World-Class Talent Doesn't Come Cheap: Another Gift to Endow a Museum's Director Position

Carnegie museum of natural history

Carnegie museum of natural history

Glitzy capital improvements and new private museums are getting a lot of press across the philanthropic arts space of late, but under the radar, donors remain bullish on funding a particularly important commodity: humans.

Pittsburgh philanthropists Daniel and Carole Kamin recently gave $5 million to permanently endow the Carnegie Museum of Natural History's director position. The gift, which will be paid out in installments over several years, comes a few months after two other museums in mid-sized cities—the St. Louis Art Museum and the Milwaukee Art Museum—received similar gifts earmarked for the director position.

The three gifts share many common characteristics, most notably that they highlight the ever-changing role of museum director. The position at the Carnegie Museum, for example, requires the director to oversee "research, exhibitions and visitor experiences at the Oakland museum, whose collection of artifacts is meant to broaden the public's understanding of conversation, biodiversity and evolution."

What's more, individual donors like the Kamins aren't alone in their interest in funding and articulating a vision for the next-generation museum director. In a recent post, we looked at the Andrew W. Mellon Foundation's curator's job description for the 21st century.

Add it all up, and top-notch candidates are in high demand. High-caliber talent doesn't come cheap—even in cities not named New York City and Los Angeles. Commenting on the $21 million gift from philanthropist Barbara Taylor to endow the St. Louis Art Museum's directorship, current Director Brent Benjamin sums up the overarching sentiment succinctly, noting, "It means the museum can compete in the national and international markets for talent. It really makes it possible for the museum to have the person it wants to have in this position."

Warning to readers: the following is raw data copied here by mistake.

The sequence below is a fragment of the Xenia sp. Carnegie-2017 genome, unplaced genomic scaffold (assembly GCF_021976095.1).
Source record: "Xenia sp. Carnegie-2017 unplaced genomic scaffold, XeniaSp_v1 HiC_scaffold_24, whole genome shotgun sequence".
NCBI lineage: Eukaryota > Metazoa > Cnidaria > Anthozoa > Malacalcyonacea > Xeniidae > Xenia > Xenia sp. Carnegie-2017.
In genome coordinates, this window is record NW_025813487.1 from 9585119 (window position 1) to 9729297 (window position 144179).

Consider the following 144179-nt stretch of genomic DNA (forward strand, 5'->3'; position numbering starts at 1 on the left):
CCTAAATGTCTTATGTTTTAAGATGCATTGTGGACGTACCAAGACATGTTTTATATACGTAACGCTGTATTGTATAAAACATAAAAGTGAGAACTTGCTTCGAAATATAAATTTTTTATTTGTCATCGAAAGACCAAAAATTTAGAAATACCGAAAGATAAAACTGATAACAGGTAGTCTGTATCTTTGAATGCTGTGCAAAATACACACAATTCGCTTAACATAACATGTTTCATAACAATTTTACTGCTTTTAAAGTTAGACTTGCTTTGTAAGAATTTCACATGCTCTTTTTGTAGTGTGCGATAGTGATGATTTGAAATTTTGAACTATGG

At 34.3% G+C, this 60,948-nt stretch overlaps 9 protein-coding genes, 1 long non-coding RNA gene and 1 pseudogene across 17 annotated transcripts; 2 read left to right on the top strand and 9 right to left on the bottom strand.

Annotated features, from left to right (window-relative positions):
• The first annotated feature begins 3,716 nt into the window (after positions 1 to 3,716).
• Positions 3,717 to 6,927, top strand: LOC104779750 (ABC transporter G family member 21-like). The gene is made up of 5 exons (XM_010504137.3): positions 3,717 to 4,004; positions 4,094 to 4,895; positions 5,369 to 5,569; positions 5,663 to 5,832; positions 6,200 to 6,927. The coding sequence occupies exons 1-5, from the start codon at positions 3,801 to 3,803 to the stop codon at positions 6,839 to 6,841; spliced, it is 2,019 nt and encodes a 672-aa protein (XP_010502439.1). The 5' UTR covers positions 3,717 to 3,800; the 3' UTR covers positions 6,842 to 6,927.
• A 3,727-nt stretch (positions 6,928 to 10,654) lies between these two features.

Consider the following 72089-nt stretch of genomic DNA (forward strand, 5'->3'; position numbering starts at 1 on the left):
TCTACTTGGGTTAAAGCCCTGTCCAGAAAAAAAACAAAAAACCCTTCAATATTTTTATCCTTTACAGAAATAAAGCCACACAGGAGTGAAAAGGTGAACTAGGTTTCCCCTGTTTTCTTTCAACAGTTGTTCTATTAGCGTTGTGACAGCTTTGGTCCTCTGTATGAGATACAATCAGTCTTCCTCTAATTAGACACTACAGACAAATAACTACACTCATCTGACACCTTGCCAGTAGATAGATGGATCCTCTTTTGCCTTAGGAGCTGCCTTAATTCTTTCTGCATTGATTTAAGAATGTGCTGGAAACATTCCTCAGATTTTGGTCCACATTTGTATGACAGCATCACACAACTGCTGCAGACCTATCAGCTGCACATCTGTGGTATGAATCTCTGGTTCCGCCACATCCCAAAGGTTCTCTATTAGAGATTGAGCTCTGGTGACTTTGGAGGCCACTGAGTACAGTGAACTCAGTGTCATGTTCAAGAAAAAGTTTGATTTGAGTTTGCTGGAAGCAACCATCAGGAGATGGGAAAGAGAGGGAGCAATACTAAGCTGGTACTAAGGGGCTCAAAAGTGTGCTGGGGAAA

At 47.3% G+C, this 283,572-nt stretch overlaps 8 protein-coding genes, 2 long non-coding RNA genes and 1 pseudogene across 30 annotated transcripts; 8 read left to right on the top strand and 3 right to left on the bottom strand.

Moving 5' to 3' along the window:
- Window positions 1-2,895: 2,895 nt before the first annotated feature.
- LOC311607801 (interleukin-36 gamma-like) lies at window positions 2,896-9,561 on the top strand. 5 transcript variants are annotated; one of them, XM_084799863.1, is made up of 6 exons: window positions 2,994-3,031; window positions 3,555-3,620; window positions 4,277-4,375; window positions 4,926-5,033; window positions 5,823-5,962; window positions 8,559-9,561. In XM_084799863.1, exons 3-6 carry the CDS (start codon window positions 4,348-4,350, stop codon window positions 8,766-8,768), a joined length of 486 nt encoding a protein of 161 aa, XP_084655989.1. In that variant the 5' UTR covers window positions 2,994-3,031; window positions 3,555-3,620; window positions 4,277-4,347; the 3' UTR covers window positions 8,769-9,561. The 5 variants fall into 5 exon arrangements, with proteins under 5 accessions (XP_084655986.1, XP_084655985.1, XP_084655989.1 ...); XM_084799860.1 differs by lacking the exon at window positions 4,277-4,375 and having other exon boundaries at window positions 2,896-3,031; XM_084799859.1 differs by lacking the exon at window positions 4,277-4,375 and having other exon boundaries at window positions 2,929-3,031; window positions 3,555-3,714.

And what about the donors to the Carnegie Museum?

Carole Kamin is a longtime Carnegie Museum of Natural History board member and serves on its merchandising committee. She has worked as a buyer and manager for both the Carnegie Museum of Art and Natural History gift shops for more than 20 years. Mr. Kamin, meanwhile, is the owner and president of Kamin Realty Co. The couple have long supported the arts in Pittsburgh through the Daniel G. Kamin and Carole L. Kamin Fund. 

In acknowledgement of the gift, the museum will rename the position the Daniel G. and Carole L. Kamin Director of Carnegie Museum of Natural History.